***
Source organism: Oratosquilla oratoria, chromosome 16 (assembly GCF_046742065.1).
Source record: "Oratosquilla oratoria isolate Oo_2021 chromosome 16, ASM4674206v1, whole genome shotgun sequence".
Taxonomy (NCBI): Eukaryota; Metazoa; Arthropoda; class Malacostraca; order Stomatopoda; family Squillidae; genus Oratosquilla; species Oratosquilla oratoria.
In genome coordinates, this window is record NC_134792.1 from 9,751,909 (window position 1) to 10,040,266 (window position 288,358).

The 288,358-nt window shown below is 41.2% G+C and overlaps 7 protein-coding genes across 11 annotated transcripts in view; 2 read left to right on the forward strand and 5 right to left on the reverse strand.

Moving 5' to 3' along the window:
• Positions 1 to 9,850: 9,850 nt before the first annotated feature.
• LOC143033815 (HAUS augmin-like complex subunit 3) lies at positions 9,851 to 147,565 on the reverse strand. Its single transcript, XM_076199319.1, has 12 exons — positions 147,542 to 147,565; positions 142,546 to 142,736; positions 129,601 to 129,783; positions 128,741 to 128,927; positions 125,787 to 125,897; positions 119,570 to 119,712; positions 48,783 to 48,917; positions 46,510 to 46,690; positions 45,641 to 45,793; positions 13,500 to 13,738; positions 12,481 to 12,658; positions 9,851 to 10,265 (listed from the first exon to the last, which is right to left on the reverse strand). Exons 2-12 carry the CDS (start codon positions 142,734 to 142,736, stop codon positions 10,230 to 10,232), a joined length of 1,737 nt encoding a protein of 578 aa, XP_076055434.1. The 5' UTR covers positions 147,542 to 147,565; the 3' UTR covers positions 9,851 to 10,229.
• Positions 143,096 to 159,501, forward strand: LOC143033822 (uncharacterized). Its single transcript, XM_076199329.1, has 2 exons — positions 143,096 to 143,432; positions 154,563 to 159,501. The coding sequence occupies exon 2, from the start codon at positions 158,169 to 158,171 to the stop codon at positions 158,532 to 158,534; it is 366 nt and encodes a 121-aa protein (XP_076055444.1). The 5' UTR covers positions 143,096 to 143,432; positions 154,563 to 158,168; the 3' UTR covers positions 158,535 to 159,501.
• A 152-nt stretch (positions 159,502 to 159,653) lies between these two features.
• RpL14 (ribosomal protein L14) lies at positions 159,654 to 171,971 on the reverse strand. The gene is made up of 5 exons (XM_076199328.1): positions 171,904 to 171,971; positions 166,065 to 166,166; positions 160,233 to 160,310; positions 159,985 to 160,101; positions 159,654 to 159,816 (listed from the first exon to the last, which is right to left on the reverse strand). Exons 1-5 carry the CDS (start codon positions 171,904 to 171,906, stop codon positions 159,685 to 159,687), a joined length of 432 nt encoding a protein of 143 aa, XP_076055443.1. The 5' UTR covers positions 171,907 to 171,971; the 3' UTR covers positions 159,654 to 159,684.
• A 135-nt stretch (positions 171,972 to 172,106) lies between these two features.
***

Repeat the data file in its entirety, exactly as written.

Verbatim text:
Source organism: Oratosquilla oratoria, chromosome 16 (assembly GCF_046742065.1).
Source record: "Oratosquilla oratoria isolate Oo_2021 chromosome 16, ASM4674206v1, whole genome shotgun sequence".
Taxonomy (NCBI): Eukaryota; Metazoa; Arthropoda; class Malacostraca; order Stomatopoda; family Squillidae; genus Oratosquilla; species Oratosquilla oratoria.
In genome coordinates, this window is record NC_134792.1 from 9,751,909 (window position 1) to 10,040,266 (window position 288,358).

The 288,358-nt window shown below is 41.2% G+C and overlaps 7 protein-coding genes across 11 annotated transcripts in view; 2 read left to right on the forward strand and 5 right to left on the reverse strand.

Moving 5' to 3' along the window:
• Positions 1 to 9,850: 9,850 nt before the first annotated feature.
• LOC143033815 (HAUS augmin-like complex subunit 3) lies at positions 9,851 to 147,565 on the reverse strand. Its single transcript, XM_076199319.1, has 12 exons — positions 147,542 to 147,565; positions 142,546 to 142,736; positions 129,601 to 129,783; positions 128,741 to 128,927; positions 125,787 to 125,897; positions 119,570 to 119,712; positions 48,783 to 48,917; positions 46,510 to 46,690; positions 45,641 to 45,793; positions 13,500 to 13,738; positions 12,481 to 12,658; positions 9,851 to 10,265 (listed from the first exon to the last, which is right to left on the reverse strand). Exons 2-12 carry the CDS (start codon positions 142,734 to 142,736, stop codon positions 10,230 to 10,232), a joined length of 1,737 nt encoding a protein of 578 aa, XP_076055434.1. The 5' UTR covers positions 147,542 to 147,565; the 3' UTR covers positions 9,851 to 10,229.
• Positions 143,096 to 159,501, forward strand: LOC143033822 (uncharacterized). Its single transcript, XM_076199329.1, has 2 exons — positions 143,096 to 143,432; positions 154,563 to 159,501. The coding sequence occupies exon 2, from the start codon at positions 158,169 to 158,171 to the stop codon at positions 158,532 to 158,534; it is 366 nt and encodes a 121-aa protein (XP_076055444.1). The 5' UTR covers positions 143,096 to 143,432; positions 154,563 to 158,168; the 3' UTR covers positions 158,535 to 159,501.
• A 152-nt stretch (positions 159,502 to 159,653) lies between these two features.
• RpL14 (ribosomal protein L14) lies at positions 159,654 to 171,971 on the reverse strand. The gene is made up of 5 exons (XM_076199328.1): positions 171,904 to 171,971; positions 166,065 to 166,166; positions 160,233 to 160,310; positions 159,985 to 160,101; positions 159,654 to 159,816 (listed from the first exon to the last, which is right to left on the reverse strand). Exons 1-5 carry the CDS (start codon positions 171,904 to 171,906, stop codon positions 159,685 to 159,687), a joined length of 432 nt encoding a protein of 143 aa, XP_076055443.1. The 5' UTR covers positions 171,907 to 171,971; the 3' UTR covers positions 159,654 to 159,684.
• A 135-nt stretch (positions 171,972 to 172,106) lies between these two features.